Colombia Mulls Value Added Tax (TAX) Hike

(TODAY COLOMBIA) Colombia is due to hike its value-added tax (VAT) rate to 19 percent from 16 percent.

The measure was included in a tax reform bill that was recently approved by Congress. The hike would come into effect from 2017.

The VAT cut would be accompanied by tax cuts for companies and more stringent penalties for tax evaders.

The VAT is Colombia’s main indirect tax. Currently this tax is 16 percent of the price of merchandise, goods and services with some exceptions: public transportation, water supply and sanitation and the transportation of natural gas and hydrocarbons.

The the National Taxes and Customs Direction (DIAN) recognizes two separate categories (regimenes) of VAT: common and simplified. The first refers to businesses with estimated patrimony over 68 million Colombian pesos (about US$34,000 dollars), and the second refers to those with patrimony less than that. Although both are obligated to pay the same percentage, the simplified taxpayers are not obligated to conduct separate bookkeeping for the VAT or to generate invoices.

Other taxes in Colombia include the stamp tax, a tax on the expedition of an official document (or on the validity of private documents), such as a contract or contractual modification; Financial transactions tax, A 0.4% tax rate is imposed on all financial transactions, including withdraw money from ATM, etc: Patrimony tax, a tax that requires the annual payment of 0.3% of the total patrimony of people with patrimony estimated over 3 billion pesos (about 1 million USD); Income tax; Payroll taxes; and Local taxes.

Corporations Income tax (Spanish: Impuesto a la renta y complementarios) must be paid by all local and foreign corporations operating in Colombia, who are subject to a corporate tax of 25%.;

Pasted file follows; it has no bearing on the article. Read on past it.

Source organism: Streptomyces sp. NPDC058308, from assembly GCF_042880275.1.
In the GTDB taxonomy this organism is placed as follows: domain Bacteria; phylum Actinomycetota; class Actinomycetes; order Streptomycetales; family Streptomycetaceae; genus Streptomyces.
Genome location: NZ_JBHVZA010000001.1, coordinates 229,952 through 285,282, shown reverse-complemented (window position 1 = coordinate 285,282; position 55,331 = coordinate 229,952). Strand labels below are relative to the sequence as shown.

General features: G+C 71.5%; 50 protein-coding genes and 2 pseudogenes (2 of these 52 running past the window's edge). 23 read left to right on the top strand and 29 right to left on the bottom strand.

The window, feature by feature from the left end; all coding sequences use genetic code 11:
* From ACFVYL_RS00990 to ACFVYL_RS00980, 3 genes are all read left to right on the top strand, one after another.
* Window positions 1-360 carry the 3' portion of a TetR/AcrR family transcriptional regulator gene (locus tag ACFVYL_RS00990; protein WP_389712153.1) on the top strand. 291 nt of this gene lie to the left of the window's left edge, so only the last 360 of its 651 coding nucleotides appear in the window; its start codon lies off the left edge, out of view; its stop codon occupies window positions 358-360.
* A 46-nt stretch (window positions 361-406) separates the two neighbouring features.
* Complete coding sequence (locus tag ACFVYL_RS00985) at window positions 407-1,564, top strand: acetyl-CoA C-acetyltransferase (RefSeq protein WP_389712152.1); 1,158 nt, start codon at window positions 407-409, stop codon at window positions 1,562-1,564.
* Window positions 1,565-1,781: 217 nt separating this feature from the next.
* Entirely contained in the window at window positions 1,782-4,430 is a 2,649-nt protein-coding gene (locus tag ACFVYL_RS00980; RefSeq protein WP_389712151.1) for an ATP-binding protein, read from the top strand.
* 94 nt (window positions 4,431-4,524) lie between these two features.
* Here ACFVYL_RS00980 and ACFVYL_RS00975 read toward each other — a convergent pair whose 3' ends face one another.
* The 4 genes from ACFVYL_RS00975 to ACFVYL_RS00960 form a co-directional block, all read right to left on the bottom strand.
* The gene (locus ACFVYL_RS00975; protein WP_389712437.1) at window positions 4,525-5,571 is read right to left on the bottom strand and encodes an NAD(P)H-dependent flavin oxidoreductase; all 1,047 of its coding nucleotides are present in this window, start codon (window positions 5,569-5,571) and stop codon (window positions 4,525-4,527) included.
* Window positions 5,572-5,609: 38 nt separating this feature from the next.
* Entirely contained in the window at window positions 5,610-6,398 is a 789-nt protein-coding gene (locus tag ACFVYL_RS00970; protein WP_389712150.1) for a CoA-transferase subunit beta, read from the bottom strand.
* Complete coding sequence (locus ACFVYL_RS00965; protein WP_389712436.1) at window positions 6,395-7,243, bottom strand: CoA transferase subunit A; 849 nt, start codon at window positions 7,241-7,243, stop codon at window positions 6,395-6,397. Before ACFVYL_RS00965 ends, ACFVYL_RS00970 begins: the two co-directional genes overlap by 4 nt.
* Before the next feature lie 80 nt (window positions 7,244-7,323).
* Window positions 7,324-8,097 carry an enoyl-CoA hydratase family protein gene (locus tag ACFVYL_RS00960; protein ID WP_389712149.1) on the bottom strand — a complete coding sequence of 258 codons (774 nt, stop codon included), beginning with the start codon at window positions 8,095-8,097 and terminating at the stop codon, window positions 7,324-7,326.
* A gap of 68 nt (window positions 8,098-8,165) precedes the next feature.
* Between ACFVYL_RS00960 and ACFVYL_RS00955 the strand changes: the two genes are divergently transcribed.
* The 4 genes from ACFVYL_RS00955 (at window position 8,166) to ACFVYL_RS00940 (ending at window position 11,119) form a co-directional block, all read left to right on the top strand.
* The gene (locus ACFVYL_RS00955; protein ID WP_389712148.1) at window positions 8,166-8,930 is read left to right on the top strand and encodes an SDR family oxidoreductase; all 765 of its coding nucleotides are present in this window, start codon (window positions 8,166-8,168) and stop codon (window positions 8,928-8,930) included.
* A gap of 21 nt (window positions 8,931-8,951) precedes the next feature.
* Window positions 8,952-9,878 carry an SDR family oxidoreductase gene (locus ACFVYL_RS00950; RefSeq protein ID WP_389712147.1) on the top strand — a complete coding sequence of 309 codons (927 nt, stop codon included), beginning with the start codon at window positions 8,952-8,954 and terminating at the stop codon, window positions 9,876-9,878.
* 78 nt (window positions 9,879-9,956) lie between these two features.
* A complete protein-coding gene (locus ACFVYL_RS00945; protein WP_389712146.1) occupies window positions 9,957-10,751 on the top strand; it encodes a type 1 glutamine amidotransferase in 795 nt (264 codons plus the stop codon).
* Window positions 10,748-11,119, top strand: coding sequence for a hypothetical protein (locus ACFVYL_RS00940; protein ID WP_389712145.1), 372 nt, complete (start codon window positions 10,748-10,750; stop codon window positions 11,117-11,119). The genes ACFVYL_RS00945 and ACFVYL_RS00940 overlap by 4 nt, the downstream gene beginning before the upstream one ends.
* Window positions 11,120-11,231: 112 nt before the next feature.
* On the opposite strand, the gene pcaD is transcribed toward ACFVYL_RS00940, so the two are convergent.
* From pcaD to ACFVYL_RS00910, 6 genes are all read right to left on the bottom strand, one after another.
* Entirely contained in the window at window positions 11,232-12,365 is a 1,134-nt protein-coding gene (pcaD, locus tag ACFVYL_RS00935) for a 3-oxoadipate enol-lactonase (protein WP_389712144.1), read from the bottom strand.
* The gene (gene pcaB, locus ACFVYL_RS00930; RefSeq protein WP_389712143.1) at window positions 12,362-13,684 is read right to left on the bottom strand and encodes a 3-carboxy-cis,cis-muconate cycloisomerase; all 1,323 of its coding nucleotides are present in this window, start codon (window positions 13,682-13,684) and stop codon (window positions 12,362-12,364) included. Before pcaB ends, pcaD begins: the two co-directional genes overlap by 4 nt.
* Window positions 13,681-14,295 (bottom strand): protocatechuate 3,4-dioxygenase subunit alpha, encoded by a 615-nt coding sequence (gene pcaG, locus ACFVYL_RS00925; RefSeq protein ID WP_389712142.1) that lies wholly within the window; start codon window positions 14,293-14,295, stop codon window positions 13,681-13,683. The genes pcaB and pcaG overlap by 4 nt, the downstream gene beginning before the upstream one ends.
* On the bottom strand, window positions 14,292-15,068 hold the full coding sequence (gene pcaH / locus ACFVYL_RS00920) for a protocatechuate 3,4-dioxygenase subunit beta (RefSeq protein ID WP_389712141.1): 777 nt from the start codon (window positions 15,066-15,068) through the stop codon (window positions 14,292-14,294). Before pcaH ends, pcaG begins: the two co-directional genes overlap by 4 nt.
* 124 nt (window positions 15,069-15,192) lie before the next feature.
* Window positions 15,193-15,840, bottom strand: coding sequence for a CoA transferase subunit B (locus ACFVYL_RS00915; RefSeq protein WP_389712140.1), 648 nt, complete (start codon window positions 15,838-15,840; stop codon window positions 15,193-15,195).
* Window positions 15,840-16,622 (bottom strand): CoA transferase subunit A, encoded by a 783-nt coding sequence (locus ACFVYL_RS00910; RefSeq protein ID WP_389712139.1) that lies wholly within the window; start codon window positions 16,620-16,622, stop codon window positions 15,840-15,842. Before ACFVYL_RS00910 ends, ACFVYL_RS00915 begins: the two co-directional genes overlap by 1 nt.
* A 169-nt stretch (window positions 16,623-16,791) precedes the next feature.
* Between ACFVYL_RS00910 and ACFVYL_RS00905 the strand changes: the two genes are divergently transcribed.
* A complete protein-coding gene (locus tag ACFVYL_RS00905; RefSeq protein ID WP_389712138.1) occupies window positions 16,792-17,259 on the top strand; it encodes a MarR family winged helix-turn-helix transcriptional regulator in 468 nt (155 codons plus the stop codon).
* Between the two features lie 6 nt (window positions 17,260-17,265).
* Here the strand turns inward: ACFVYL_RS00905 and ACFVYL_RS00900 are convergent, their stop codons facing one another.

Personal Income tax: Colombian citizens and foreign nationals who have lived continuously in Colombia for a total of 183 days, are thereafter subject to individual Income tax based on a system of graduated marginal tax rates.

Payroll taxes: Both the employer and the employee are subject to monthly payroll taxes from the employee’s gross salary, as follows:

Employer:
Health plan – 8.5%
Occupational risk – 0.348% – 8.7%
ICFB (Instituto Colombiano de Bienestar Familiar; Family Welfare) – 3%
CAJA (banco caja social) – 4%
SENA (The National Service of Learning) – 2%
Pension fund – 12%
Vacation – 4.17%
Employee:
Health plan – 4%
Pension fund – 4%

Local tax: tax is applied to lottery winnings; tax on gasoline, beer, liquor and cigarettes; and property tax, among others


Since you are here …

… we have a small favor to ask. More people are reading Q COSTA RICA more than ever but advertising revenues across all media channels are falling fast. And unlike many news organizations, we haven't and will never put up a paywall – we want to keep the Q open always. So you can see why we need to ask for your help. Updating reports on Q COSTA RICA demands a lot of time, money and hard work. But we do it because we believe our reports matter. To everyone who reads Q COSTA RICA, who likes it, help to support it by clicking our ads.

Do you part, click on an ad today.




Costa Rica's private transportation services AVANTI Costa Rica. Discreet and reliable service.

If you enjoyed this article please SHARE IT! (use share buttons).

WHAT ARE YOUR THOUGHTS?
Post your comments below or to our official FACEBOOK page.

Article originally appeared on Today Colombia and is republished here with permission.